Topic - John Anderson, 1St Viscount Waverley

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  • Kenai Fjords National Park Ranger John Anderson is shown with Sadie in his backpack after he and another ranger, Mark Thompson, rescued the dog from a ledge near a glacier on Monday, June 30, 2014, at Kenai Fjords National Park, Alaska. (AP Photo/National Park Service, Mark Thompson)

    Ranger plucks dog from cliff in Alaska park

    A ranger at Kenai Fjords National Park in Alaska plucked a dog off a cliff ledge near Exit Glacier.

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    A Southern Idaho business executive says more must be done to warn drivers about high winds in the Twin Falls area.

  • Illustration: Superman

    EDITORIAL: Waiting for the centrist Superman

    Every four years around the time the presidential primaries begin to wrap up, the drumbeat from pundits begins: If only a centrist superhero would swoop in and save the day, espousing bold self-control and a issuing a resounding call to pragmatism. Sorry to ruin the fantasy for you, but Superman doesn't exist.

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    Imagine a warm June night, a packed baseball stadium and two of the biggest names in college athletics battling for a championship.

  • NY film critics pick 'The Artist' as best film

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  • Coyotes hire former Thrashers coach as assistant

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  • Oceanographer Curt Ebbesmeyer displays a necklace made of ocean flotsam on Wednesday in Seattle. He expects the first items of flotsam from Japan's tsunamis and earthquake to hit West Coast beaches in a year. (Associated Press)

    Debris from Japan headed to U.S.

    In one to three years, scientists say, wind and ocean currents eventually will push some of the massive debris from Japan's tsunami and earthquake onto the shores of the U.S. West Coast.

  • Oceanographer Curt Ebbesmeyer displays a necklace made of ocean flotsam on Wednesday, March 30, 2011, in Seattle. Ebbesmeyer, who has traced Nike sneakers, rubber bath toys and hockey gloves spilled from Asian shipping containers over the decades, expects the first items of flotsam from Japan's tsunamis and earthquake to hit West Coast beaches in a year. (AP Photo/Elaine Thompson)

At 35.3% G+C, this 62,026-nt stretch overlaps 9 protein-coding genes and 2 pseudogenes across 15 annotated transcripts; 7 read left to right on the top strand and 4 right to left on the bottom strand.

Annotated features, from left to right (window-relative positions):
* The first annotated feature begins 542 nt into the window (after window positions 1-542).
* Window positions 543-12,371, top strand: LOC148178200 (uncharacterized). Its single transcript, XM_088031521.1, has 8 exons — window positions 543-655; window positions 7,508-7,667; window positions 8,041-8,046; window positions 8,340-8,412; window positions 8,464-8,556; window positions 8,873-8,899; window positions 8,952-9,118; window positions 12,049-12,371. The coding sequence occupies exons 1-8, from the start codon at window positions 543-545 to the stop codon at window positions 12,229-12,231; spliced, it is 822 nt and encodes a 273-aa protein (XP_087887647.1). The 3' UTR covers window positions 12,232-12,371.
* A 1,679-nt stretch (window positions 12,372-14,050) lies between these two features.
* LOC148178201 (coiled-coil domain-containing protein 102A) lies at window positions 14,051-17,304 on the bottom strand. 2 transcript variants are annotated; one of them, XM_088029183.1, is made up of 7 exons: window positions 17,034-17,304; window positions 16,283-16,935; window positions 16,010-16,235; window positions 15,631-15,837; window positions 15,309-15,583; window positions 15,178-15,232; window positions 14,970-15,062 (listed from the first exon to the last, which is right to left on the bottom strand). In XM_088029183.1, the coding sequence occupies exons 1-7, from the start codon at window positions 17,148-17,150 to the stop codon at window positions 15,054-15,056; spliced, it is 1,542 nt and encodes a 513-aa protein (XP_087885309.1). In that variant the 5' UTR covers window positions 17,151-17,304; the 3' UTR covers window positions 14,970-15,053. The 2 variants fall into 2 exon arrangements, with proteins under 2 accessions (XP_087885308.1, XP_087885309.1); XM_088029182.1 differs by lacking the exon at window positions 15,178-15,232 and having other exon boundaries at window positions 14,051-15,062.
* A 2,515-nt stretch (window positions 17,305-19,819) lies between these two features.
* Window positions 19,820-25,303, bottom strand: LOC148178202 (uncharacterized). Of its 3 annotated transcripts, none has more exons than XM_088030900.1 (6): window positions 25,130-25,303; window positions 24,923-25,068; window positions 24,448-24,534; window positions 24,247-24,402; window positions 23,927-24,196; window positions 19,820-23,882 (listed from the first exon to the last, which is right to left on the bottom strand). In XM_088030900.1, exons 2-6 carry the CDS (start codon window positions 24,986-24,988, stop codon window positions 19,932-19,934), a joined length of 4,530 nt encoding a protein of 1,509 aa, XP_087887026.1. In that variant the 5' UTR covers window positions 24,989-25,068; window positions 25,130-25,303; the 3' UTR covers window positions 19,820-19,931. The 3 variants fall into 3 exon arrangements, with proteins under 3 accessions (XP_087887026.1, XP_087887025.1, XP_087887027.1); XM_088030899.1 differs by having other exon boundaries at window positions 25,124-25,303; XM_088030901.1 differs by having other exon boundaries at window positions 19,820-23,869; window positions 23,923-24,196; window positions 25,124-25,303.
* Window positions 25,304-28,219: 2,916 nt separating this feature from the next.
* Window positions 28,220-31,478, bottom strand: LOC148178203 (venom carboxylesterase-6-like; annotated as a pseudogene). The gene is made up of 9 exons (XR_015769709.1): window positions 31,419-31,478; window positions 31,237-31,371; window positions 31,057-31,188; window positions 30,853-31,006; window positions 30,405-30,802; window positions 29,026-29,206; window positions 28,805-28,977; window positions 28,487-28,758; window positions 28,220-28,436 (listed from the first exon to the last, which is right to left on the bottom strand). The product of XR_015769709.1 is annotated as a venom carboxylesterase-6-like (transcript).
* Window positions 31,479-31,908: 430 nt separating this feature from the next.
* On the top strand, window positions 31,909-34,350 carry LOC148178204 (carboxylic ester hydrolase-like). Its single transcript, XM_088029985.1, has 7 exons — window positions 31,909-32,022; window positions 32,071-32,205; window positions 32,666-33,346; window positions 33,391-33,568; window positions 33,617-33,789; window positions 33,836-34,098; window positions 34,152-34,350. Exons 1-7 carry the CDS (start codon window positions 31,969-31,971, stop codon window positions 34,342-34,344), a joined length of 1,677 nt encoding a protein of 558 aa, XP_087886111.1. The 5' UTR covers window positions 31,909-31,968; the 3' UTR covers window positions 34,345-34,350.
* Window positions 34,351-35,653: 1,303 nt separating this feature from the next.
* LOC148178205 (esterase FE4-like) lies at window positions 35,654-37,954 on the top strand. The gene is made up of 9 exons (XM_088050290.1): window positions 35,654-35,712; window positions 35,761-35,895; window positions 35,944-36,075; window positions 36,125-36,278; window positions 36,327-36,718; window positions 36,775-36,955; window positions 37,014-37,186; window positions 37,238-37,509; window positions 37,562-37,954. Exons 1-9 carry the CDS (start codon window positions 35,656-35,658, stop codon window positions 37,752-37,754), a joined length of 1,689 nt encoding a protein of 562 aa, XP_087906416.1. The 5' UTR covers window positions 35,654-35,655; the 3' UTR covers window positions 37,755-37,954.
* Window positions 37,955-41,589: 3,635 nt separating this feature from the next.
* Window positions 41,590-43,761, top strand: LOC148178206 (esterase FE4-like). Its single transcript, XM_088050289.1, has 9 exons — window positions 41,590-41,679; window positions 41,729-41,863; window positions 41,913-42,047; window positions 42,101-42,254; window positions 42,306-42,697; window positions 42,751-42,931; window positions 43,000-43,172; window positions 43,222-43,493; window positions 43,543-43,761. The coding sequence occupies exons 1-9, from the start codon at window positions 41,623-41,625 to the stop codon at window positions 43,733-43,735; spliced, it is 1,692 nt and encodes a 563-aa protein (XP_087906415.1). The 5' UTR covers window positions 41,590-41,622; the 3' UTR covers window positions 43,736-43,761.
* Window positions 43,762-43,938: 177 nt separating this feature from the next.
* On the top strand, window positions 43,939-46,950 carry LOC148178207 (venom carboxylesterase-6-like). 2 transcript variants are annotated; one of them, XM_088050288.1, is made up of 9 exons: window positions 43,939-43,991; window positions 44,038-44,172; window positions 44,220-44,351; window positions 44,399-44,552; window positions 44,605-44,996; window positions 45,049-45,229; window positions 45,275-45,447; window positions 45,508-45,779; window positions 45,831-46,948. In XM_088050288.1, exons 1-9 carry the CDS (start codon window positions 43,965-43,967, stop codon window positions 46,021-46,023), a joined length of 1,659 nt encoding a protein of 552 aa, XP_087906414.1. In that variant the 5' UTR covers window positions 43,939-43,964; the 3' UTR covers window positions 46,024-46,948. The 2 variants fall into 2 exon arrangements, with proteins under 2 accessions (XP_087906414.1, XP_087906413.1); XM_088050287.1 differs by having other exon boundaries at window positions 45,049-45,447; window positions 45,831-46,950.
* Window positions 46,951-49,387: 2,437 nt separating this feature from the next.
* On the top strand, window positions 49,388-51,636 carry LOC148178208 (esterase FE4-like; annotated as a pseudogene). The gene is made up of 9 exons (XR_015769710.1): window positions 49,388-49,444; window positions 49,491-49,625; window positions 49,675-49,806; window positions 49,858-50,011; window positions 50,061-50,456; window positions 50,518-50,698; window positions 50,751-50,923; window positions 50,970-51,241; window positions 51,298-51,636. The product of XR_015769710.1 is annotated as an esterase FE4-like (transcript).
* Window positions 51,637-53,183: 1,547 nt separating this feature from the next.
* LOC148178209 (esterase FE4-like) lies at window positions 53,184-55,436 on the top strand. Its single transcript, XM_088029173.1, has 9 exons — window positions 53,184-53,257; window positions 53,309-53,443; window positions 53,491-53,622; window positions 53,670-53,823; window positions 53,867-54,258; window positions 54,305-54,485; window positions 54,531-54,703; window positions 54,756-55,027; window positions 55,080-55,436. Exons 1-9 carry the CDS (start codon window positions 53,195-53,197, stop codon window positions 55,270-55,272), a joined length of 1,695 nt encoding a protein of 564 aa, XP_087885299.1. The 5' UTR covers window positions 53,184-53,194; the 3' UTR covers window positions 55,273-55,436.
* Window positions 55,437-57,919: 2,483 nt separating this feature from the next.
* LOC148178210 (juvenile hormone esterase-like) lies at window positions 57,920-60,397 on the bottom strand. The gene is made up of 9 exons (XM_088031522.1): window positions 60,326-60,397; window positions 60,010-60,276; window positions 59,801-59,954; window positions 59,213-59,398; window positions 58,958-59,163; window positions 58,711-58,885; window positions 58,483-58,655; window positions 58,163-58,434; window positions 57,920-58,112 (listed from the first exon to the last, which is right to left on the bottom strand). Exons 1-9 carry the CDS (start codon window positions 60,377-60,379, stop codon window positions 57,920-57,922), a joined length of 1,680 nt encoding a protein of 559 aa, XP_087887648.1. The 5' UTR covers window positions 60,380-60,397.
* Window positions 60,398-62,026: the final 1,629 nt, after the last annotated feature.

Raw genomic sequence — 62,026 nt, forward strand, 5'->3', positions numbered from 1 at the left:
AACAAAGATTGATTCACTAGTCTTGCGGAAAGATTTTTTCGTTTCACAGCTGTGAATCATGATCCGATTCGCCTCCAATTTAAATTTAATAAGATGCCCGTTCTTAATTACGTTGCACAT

Japan's tsunami debris to hit West Coast

    John Anderson has discovered just about everything during the 30 years he's combed Washington state's beaches — glass fishing floats, hockey gloves, bottled messages, even hundreds of mismatched pairs of Nike sneakers that washed up barnacled but otherwise unworn.

  • Oceanographer Curt Ebbesmeyer holds a necklace made of ocean flotsam as he talks about how debris from Japan will wash ashore in Washington, as he sits at a Puget Sound beach Wednesday, March 30, 2011, in Seattle. Ebbesmeyer, who has traced Nike sneakers, rubber bath toys and hockey gloves spilled from Asian shipping containers over the decades, expects the first items of flotsam from Japan's tsunamis and earthquake to hit West Coast beaches in a year. He says derelict fishing vessels may show up first, while other items like pieces from wooden homes and rubber survey stakes may take two to three years. (AP Photo/Elaine Thompson)

    Flotsam from Japan's tsunami to hit US West Coast

    John Anderson has discovered just about everything during the 30 years he's combed Washington state's beaches _ glass fishing floats, hockey gloves, bottled messages, even hundreds of mismatched pairs of Nike sneakers that washed up barnacled but otherwise unworn.

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